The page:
Here are some tips to help your child go from reading about 50 words to 200 words and beyond:
- Even though your child will probably learn the words at a faster pace now, continue to use the tips from previous Milestones. You just won’t need to repeat the words as many times and you should introduce more new words.
- Apply the Guidelines for Acquiring Early Literacy from Milestone 2.
- Go to libraries and check out at least 100 books a month. As a full-time student with a full-time teaching job, I went to different libraries on a regular basis and checked out thousands of books over a few years so our family would have a wider selection of books. Types of books to borrow include a variety of non-fiction and fiction – from baby books with very few words to very difficult chapter books.
NOTE: Reading books with your child is great to develop a love of stories and books and it boosts vocabulary. But traditional approaches of reading to a child do not teach reading. This may be because the average 3-, 4- or 5-year-old focuses on text less than 4% of the time during book reading1. However, babies who use YBCR may look at words in books more than other children, so reading to the child can help him learn to read – especially if you follow the next tip.
- Once your child is reading at least 50 words, help her learn new words from books that have only a few words on each page (such as the YBCR Lift-the-Flap Books or the YBCR Mini Sliding Board Books). If a book has many words on each page, then enjoy it without using it to teach reading. Try these strategies with books that have a few words per page:
- Point to individual words from left-to-right as you say them a little more slowly than normal.
- If your child can read most of the words in the sentence, then you can read it at a normal pace and slide your finger from left-to-right under the sentence as you say it.
- Teach your child to point to the words as you say them.
- Occasionally, pause and have your child read some of the words.
- Eventually, take turns with your child reading words or sentences.
- Turn off the TV most of the time. Your family will likely read and communicate more with one another. However, sometimes the caregiver is unable to interact with the baby. This is a great time to show your baby words using the YBCR DVDs. The television can actually provide a multi-sensory learning opportunity – if the content is chosen carefully – especially if it used sparingly. When you are busy for five minutes, your baby still has millions of new synapses, or brain connections, forming in that time. If your baby is sitting quietly with a toy every time you are busy, no matter how brief, this could become a lot of time without much language stimulation. One reason that I made the reading videos for my own babies was because I wanted them to have multi-sensory, interactive language stimulation while I (or any other caregiver) was busy. Since a 4-month-old baby has more new language synapses developing every second than a 4-year-old, it makes sense to provide a language-rich environment very early in life – even while you are busy.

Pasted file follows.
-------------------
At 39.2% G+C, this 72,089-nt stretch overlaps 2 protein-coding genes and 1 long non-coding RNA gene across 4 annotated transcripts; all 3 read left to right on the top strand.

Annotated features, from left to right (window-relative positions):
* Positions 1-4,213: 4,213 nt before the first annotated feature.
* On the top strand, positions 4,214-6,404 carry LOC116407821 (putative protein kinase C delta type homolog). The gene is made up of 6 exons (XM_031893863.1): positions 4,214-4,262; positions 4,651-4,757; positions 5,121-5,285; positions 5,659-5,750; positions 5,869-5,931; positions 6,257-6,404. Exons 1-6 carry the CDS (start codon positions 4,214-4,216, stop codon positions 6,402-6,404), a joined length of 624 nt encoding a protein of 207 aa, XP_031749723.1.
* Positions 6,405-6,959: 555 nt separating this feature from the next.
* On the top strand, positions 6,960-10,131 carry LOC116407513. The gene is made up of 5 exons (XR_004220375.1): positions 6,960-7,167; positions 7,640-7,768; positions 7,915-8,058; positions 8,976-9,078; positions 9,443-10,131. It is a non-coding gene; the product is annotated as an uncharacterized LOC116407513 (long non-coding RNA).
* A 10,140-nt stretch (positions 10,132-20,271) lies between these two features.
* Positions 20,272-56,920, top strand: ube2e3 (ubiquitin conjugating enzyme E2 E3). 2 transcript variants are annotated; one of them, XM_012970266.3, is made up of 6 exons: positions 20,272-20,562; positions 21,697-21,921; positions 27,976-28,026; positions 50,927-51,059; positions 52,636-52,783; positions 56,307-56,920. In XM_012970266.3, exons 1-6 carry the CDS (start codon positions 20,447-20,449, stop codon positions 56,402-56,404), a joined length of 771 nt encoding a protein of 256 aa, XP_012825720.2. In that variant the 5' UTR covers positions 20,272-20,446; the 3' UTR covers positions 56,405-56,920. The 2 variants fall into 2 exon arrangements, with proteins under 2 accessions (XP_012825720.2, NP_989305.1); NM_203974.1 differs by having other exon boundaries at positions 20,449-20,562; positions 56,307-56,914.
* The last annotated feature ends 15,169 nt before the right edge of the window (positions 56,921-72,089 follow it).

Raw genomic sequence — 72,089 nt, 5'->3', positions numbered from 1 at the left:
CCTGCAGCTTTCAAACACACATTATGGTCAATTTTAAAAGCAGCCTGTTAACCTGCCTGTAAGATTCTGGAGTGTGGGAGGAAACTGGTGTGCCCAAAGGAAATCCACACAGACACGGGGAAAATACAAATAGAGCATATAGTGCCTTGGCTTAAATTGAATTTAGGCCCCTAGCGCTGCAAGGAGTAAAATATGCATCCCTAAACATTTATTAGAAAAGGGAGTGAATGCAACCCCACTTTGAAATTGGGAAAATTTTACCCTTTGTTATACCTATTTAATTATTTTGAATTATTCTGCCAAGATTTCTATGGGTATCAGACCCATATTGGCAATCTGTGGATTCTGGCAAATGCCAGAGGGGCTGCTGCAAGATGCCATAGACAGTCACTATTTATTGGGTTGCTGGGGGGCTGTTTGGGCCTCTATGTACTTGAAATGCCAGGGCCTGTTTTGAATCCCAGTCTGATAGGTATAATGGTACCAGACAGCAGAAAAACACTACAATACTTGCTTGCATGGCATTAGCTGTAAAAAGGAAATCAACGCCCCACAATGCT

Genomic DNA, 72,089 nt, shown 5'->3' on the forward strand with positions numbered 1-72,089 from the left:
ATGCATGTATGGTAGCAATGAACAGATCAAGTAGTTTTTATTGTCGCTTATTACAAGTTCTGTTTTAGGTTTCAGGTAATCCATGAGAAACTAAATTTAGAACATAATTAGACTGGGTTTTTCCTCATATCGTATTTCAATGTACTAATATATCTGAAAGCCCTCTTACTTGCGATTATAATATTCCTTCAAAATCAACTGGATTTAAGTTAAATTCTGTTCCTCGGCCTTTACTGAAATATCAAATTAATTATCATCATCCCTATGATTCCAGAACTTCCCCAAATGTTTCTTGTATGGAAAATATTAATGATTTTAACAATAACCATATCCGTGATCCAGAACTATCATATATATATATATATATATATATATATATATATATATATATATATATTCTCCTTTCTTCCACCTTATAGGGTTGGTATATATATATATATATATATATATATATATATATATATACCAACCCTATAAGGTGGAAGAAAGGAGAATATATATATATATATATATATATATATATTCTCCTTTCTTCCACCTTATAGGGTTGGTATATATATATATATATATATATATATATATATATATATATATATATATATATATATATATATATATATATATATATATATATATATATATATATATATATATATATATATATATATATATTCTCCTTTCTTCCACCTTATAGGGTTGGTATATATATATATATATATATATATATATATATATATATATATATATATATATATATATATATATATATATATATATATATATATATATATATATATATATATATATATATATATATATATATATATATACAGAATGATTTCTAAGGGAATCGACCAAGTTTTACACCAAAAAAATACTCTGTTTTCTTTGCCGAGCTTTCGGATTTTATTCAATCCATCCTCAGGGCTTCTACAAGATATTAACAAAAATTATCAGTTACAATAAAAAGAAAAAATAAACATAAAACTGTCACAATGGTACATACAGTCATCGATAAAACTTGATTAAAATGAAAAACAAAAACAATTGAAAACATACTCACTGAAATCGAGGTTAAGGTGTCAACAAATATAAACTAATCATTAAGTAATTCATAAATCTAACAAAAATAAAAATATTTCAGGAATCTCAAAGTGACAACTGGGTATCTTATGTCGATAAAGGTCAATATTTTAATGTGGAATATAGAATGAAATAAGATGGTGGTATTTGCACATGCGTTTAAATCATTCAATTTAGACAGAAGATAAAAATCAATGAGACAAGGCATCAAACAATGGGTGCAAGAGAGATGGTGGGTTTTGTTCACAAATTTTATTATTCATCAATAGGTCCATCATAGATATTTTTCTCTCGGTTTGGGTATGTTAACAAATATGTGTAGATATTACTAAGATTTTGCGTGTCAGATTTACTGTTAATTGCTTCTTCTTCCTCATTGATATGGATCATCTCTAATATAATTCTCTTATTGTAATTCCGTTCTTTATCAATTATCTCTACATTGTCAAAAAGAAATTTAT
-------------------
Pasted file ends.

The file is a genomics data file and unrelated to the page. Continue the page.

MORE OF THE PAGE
- Keep it fun for you and your child while doing reading activities and word games.
- Play the “Fast Words Game” described in the “Baby’s First Teacher” instructions, using individual words and short phrases. Show your child how to play the game by demonstrating it.
- One person flips through a stack of word cards (some of which may have short phrases) as quickly as you possibly can.
- The other person says the words or phrases out loud as quickly as possible. Try to go so quickly that the adults are challenged with either moving the cards quickly or saying the words quickly.
1 Evans, M.A., Williamson, K., & Pursoo, T. (2008). Preschoolers’ Attention to Print During Shared Book Reading, Scientific Studies of Reading, 12(1), 106–129.